ARCADIA — Most Asian immigrants wouldn't have dared tread on such unfamiliar territory. But in 1986, Carol Fung joined what many consider the quintessential American organization: the PTA.
"When people saw my face, right away they assumed I had no knowledge of English or knew anything about the schools," said Fung, recalling her early days with the Holly Avenue Elementary PTA. "That's why Asian parents have to come out. Unless there's more of us, people will continue to have these stereotypes of Chinese people."
Today, Fung divides her time as hospitality chair of Arcadia High's PTA and president of the school's Chinese Parent Booster Club, a group designed to recruit Chinese American parent volunteers to the school.
Asians traditionally have not played prominent roles at their children's schools. But as the Asian population surges, schools are seeing the emergence of various Asian parent organizations representing limited-English-speaking, immigrant families.
Arcadia High School Principal Martin Plourde said the booster club has been effective at drawing immigrant parents to the school--a feat he does not take lightly.
"They serve as the tentacles for the Chinese community," he said.
Despite the new groups, Asian parent involvement is still minimal at most schools, particularly in poorer areas and in communities with many recent Southeast Asian immigrants.
Vietnamese parents in Orange County, for instance, have yet to organize a parent group, even though Vietnamese American students are the largest ethnic group at many Westminster and Garden Grove schools.
Indeed, most Asian parent groups have emerged in affluent suburban areas, where families generally are not struggling to make ends meet and have lived in the United States long enough to understand how American schools work.
Along with Fung's group in Arcadia, Asian parent organizations have sprung up in Fullerton, Irvine, Alhambra, Cerritos, Torrance and Cupertino.
The Asian parent groups play similar roles to PTAs, raising money for the schools, organizing school activities and sometimes taking stances on school issues.
But many Asians shy away from joining PTAs because of their limited English skills and because educators in their native countries generally discourage parents from getting too involved in their children's schooling.
"Most of us are immigrants, and we have a lot of insecurities when we first come to a new country," said Annie Yuen, a member of Arcadia's Chinese parent club. "And in Asia, the principals don't even welcome you on campus. But now, we want to show our support for the schools."
School officials generally praise the grass-roots organizations for reaching out to families with limited English skills. But the groups also are controversial, with critics accusing Asian parents of being divisive and interested only in promoting their own interests.
"I don't particularly care for having separate groups," said Alva Petway of Cerritos, an active parent at Whitney High School, which has Korean and Chinese parent groups. "I can somewhat understand the comfort level people feel being around their own, but it's disconcerting because it seems as though their own children will be looked out for at the exclusion of other people's kids."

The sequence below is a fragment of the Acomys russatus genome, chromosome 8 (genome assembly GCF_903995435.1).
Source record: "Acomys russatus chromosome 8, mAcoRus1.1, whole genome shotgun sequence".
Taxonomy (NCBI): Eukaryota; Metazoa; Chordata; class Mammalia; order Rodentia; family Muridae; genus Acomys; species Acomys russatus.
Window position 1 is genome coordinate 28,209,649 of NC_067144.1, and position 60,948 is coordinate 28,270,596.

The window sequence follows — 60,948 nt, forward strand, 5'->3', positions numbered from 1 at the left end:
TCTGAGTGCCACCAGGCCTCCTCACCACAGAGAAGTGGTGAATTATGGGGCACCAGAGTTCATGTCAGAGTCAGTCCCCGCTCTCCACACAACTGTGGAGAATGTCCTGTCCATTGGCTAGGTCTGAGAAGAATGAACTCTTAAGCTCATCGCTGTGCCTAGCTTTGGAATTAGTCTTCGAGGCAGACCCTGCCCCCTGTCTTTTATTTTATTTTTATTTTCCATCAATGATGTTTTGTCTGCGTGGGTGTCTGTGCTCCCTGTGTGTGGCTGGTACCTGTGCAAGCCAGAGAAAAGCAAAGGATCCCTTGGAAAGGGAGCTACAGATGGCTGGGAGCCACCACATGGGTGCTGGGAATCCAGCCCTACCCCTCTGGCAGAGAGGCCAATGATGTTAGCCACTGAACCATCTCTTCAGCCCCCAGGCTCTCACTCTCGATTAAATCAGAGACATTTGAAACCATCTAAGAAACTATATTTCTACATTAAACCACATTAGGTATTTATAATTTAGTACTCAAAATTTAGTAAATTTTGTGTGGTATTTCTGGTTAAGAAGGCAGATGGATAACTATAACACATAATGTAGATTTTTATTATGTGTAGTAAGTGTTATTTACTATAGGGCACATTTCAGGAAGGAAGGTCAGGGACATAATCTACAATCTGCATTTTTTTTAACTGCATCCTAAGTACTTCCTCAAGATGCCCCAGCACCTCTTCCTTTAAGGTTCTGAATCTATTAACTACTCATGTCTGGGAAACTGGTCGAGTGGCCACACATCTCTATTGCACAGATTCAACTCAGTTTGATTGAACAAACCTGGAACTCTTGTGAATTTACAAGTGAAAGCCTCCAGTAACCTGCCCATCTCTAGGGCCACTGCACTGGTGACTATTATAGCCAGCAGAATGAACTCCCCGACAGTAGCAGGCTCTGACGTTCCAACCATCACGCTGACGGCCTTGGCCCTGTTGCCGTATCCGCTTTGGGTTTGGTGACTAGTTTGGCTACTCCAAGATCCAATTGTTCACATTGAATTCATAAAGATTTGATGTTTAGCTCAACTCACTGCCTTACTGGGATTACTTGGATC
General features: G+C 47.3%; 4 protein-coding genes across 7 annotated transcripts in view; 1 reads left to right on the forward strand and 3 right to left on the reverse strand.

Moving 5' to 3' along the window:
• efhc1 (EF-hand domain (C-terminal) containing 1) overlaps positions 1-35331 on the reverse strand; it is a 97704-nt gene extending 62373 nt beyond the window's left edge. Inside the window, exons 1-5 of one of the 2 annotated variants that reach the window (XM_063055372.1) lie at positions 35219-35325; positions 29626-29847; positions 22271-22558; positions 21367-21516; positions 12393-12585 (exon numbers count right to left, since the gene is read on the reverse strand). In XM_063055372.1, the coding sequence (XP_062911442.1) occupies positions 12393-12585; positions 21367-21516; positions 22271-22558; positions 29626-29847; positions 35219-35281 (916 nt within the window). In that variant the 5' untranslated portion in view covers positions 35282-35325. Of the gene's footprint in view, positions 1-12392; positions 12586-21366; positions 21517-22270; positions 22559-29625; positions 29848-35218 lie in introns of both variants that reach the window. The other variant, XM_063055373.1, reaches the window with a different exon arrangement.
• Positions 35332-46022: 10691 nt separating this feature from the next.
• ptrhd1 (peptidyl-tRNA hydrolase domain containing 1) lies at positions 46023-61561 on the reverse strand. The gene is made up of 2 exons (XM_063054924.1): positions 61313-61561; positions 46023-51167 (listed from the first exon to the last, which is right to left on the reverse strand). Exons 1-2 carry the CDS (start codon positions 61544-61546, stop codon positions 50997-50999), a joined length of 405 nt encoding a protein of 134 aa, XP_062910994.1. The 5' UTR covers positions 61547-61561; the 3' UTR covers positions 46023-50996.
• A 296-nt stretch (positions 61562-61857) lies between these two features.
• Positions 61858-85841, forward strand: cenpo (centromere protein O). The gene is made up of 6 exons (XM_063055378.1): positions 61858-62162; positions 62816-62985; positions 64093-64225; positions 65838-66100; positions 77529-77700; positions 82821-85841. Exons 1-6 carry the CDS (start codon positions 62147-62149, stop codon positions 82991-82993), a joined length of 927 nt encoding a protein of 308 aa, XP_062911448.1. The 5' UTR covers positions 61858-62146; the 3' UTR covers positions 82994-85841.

In Fullerton, Sunny Hills High School's Korean Parent Support Group came under fire after it formed in the early 1990s, partly because it was erroneously referred to as a "Korean PTA."
"There was a perception in the community that the group would operate as a separate PTA, but that wasn't true," Principal Loring Davies said.
Myung Ja Choi, president of the Korean parent group and co-president of the school's PTA, said she ultimately would like to see the two organizations merge. But she said many Korean parents still do not feel comfortable speaking English and would not participate at all if the Korean group didn't exist.
This year, co-PTA President Phyllis Valla said one of her main goals is to strengthen ties between white and Korean parents. She already has paired current officers with "less experienced" members, or Korean parents, to foster interaction between the groups.
"This is a pivotal year at Sunny Hills," Valla said. "This year, we're hoping parents and students can come together."
What parents discover when they organize their groups is that they still must go through extraordinary lengths to recruit members. But as more parents get involved, the turnout increases.
To the amazement of Arcadia High administrators, more than 150 Chinese parents recently crammed the school's library to attend a college preparation workshop sponsored by the booster club.
In Irvine, Korean parents called their first meeting in late September, and more than 200 people showed up.
"I have a feeling a lot of people wanted to get involved, but they just didn't know what to do," said Sherrie Lah, a member of the group.